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Questions to Ask When Adopting

Adopting a dog can be an exciting time, but that doesn't mean it comes without questions! It's very important to make sure you ask the right questions when making the decision to adopt a dog. Here are some questions you should be prepared to ask the shelter when finding your forever friend.

 Why is this dog here?

This is an important question to ask! Finding out whether your future pup came from another family, another shelter, or found on the streets can help you prepare for their needs.

Is there any history of abuse?

If your pup has experienced the horrors of animal abuse, you'll want to know this. Your amazing new pup might take a little more time to warm up to you and other people because of their history. Knowing this ahead of time can help you make sure they're happy and healthy with you.

How are the dog's health and health history?

It's important to know whether the pup you want has had any major illnesses like heartworm or Lyme Disease. Lyme Disease is something that might have recurrent symptoms, so it's helpful to know ahead of time whether they've had it or not.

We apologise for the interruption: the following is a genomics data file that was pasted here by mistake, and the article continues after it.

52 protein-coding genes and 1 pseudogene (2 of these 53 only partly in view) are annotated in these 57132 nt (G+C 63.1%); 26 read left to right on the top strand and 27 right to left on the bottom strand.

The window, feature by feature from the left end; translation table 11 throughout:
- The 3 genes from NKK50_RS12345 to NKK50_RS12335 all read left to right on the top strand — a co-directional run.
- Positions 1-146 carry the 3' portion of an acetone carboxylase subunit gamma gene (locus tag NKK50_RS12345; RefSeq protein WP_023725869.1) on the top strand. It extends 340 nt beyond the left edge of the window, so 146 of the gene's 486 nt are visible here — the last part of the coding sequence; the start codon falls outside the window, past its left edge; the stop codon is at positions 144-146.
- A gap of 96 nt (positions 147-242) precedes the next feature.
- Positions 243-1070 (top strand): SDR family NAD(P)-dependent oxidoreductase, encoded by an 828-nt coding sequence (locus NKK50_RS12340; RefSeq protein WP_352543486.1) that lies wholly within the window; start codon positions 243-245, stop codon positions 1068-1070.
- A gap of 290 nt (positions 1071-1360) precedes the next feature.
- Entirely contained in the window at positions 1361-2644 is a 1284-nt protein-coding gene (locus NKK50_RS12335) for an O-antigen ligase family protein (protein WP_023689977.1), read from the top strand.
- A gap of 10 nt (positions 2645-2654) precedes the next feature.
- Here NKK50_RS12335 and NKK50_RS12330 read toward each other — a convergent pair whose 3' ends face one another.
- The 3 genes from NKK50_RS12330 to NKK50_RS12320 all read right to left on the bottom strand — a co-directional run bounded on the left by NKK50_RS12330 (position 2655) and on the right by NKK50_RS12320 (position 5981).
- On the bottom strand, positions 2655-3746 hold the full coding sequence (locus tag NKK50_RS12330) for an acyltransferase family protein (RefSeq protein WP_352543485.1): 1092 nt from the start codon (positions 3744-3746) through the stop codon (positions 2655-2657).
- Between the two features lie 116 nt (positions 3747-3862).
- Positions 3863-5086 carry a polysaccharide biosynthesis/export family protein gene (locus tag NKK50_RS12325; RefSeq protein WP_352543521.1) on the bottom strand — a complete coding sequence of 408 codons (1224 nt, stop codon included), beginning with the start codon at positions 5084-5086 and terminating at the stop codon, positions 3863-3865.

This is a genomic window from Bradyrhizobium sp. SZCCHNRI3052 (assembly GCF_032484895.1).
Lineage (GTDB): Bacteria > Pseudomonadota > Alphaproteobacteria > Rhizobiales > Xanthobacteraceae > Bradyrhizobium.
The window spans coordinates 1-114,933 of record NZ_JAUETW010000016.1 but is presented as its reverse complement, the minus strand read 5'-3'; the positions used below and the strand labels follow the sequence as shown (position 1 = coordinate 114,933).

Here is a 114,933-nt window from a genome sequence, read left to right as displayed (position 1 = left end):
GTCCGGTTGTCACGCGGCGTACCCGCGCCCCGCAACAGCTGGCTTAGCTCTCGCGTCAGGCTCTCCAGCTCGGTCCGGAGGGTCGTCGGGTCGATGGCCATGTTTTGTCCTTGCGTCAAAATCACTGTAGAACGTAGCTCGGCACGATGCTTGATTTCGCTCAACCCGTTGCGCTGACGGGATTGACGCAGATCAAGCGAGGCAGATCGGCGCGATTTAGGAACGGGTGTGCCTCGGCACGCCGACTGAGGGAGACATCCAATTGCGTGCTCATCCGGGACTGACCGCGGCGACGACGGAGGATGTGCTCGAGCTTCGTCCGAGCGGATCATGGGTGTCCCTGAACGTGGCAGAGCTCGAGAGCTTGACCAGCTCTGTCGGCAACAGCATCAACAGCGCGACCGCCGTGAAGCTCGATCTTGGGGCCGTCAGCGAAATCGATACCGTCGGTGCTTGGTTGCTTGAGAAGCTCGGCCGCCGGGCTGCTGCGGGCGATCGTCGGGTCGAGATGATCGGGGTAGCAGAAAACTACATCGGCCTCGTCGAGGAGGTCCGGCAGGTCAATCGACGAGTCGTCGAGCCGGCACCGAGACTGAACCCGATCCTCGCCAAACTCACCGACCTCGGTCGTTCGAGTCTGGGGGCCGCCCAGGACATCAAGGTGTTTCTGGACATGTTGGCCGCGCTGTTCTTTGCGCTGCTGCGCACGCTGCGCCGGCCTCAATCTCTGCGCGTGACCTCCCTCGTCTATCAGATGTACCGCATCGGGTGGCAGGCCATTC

Does the dog require any dietary needs?

Believe it or not, dogs can have allergies, too! Make sure you know what type of food the dog has been fed at the shelter and if they need a certain type of meat or have a need for a certain type of food. 

How is the dog on a leash?

If your future pup isn't already leash-trained, you'll want to know! Leash training can take some extra work and often requires the purchase of a harness to help get your dog in control. 

Is the dog housebroken?

No matter what type of housetraining the pup has had, you might have to put in some work in the beginning to get them used to your house. However, if the pup you're looking at has no housetraining, it might take a little more time and effort to get them to go outside.

Does this dog get along with cats/dogs/kids?

Before you take your pup home, make sure you know how they behave with other dogs, cats, and kids. Depending on who resides in your household, you might not care if they don't get along with cats or dogs, but it is important to know for when your dog is out in the public. 

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Jenna Gomes

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Jenna Gomes